How important has Puerta de Oro been in promoting the business community and attracting new businesses?
Ricardo Vives: Since 2008, Barranquilla has undergone a massive transformation process in terms of financial growth and urban development. Over the last 12 years, Barranquilla has transformed from a city with a budget of COP700 million to one with over COP3 billion. In that sense, the role of Puerta de Oro has been fundamental in providing the city with a long-term vision and developing and structuring important projects.
Ricardo Plata: As for the role of Puerta de Oro as the city´s convention center I would argue the it has allowed Barranquilla to host important trade fairs, including major agricultural, gastronomic, and automobile trade fairs, that have positioned the city as an attractive option in the greater Caribbean basin. These events have been possible because of our state-of-the-art infrastructure and the collaboration from the complete local tourism value chain. In summary, Puerta de Oro has been a critical catalyst in the success of the local private sector growth.
What is your relationship with the Barranquilla Chamber of Commerce like, and what other important partnerships are you currently working with?
RP: The chamber of commerce is a key part of the city's social and financial structures as well as to the Puerta de Oro economic development corporation. As such, the chamber provides critical insight and analysis on the evolution of clusters, high impact enterprises, exports which are important for public policy decisions regarding economic development. Additionally, it provides guidance and mentorship to new and existing businesses and investors.
How important has the relationship been with the chamber of commerce and the Corferias Group?
RV: Our first project was the construction of the Puerta de Oro Convention Center. At the beginning of the project it was clear that the city could benefit from an external professional operator such as the Corferias Group, which is based in Bogotá. This group chose to establish its first offsite operation in Barranquilla, so we agreed on a contract to operate the convention center. With this partnership, we have been able to attract several organizations and associations, partnering with some of the biggest industrial, construction, real estate events, among others. Another important actor in this relation and the overall development of the city is ProBarranquilla, an investment promotion agency that has led the promotion and visibility of the city for the past 25 years.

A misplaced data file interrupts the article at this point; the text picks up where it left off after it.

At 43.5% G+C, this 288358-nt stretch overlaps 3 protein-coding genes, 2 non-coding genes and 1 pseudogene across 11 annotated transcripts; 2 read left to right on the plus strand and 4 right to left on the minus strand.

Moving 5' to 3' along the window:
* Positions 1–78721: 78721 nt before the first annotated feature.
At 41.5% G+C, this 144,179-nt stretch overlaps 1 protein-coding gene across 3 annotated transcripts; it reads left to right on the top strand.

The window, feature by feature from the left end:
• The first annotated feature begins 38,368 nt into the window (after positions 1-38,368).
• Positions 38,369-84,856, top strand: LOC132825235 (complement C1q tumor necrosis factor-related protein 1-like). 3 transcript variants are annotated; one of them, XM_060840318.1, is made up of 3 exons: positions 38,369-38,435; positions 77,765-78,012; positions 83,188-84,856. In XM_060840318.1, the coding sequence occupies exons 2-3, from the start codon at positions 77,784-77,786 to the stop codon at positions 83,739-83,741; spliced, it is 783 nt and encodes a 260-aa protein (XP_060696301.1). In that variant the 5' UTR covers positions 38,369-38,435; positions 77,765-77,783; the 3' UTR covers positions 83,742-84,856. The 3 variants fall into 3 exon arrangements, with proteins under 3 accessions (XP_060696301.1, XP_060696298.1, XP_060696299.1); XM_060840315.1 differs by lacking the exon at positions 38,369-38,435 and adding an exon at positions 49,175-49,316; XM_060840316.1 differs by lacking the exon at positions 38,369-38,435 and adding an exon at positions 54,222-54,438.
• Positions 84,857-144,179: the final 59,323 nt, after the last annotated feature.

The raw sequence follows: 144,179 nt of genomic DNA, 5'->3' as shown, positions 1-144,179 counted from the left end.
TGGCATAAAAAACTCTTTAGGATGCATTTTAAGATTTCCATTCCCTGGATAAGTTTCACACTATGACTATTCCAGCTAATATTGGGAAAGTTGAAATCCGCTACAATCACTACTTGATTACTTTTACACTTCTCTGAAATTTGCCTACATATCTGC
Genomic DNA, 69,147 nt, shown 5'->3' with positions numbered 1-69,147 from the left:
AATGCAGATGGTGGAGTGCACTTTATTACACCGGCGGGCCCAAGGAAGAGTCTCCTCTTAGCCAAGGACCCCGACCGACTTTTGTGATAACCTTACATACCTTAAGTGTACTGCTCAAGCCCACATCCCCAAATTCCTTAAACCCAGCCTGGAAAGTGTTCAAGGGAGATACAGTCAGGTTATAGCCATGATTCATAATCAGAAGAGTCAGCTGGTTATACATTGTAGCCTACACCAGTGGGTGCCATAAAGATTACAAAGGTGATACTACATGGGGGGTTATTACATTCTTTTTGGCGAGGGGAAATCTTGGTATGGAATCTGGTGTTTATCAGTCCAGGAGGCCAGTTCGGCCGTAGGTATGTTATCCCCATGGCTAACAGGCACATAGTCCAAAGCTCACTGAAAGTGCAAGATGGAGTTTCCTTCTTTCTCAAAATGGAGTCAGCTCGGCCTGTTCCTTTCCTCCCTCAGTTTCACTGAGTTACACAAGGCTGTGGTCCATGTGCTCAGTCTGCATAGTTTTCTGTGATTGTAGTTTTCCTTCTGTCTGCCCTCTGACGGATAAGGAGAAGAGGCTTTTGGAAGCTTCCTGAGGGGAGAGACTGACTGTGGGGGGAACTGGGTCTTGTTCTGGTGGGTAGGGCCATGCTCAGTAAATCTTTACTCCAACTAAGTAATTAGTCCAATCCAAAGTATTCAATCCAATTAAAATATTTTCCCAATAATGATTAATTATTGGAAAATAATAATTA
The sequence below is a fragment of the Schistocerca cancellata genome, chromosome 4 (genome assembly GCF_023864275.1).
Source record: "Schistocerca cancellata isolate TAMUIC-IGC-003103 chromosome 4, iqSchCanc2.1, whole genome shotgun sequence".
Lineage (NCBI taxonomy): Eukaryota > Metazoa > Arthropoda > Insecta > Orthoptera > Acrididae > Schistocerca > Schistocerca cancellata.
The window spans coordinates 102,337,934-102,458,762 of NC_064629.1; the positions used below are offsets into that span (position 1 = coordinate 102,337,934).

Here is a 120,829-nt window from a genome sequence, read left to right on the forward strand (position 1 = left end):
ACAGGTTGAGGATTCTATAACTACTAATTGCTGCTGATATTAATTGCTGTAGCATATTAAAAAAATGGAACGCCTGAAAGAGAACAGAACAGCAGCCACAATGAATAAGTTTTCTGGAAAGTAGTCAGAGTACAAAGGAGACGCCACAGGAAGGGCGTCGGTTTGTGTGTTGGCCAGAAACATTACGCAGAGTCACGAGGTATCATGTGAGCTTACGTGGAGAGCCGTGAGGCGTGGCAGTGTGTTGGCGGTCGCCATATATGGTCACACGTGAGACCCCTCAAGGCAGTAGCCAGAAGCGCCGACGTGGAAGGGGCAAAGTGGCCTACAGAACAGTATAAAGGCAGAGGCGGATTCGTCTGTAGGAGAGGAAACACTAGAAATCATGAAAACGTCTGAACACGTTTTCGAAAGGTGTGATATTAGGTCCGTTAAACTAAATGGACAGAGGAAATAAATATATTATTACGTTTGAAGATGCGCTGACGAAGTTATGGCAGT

How do you foster market conditions to keep attracting businesses at a faster rate?
RP: Some of the key sectors are industry, commerce, energy, and professional services. Moving forward, we aim to leverage the city's geographical location to attract export businesses. We are at the north peak of South America with direct connection to Central America, the US, and the Caribbean. Equally important, the quality of human talent in Barranquilla is top notch, which has a lot to do with the city having one of the best education sectors in the Caribbean and Central America. Our strong institutional growth helps businesses solve the operational bottlenecks and reduce the time it takes to start a business. If you look at the indicators over the last 12 years, all of them are in an uptrend, giving investors more reasons to invest in Barranquilla.
What is your vision behind the designs of the urban planning projects?
RV: Puerta de Oro is a company with people at the center of every project. We measure our success in terms of the number of people using our project and our key performance indicators always include social metrics. One of our business units in Puerta de Oro is always working on programming and generating demand for every project. For example, Gran Malecon, our river boardwalk project, is more than just a boardwalk. The design is meant to promote casual encounters, making it the most visited public space in Colombia with over 7 million visitors over the last two and a half years. There is a unit dedicated to curating weekly live cultural events featuring break dancers, singers, and orchestra, to name a few. We have also been measuring the impact of every entity in order to find what value chains are positively impacted by these public spaces and how to make future investments more efficient.
What is your pitch to attract investors and business to Barranquilla?
RP: Barranquilla is a city of the future. Since its conception, it has been a creative and global-minded city, with immigrants from all over the world. We have some of the best local-level infrastructure in education, health, and public spaces developed with the help of public-private ventures that have transformed the city. Colombia is growing faster than Peru, Chile, and every Latin American country, and, notably, no other Colombian city has grown faster than Barranquilla. We have reduced poverty rates from 43% to 21% in the last 10 years and have grown household incomes 1.7 times during the same period. We are motivated as a city to welcome all kinds of investors and businesses.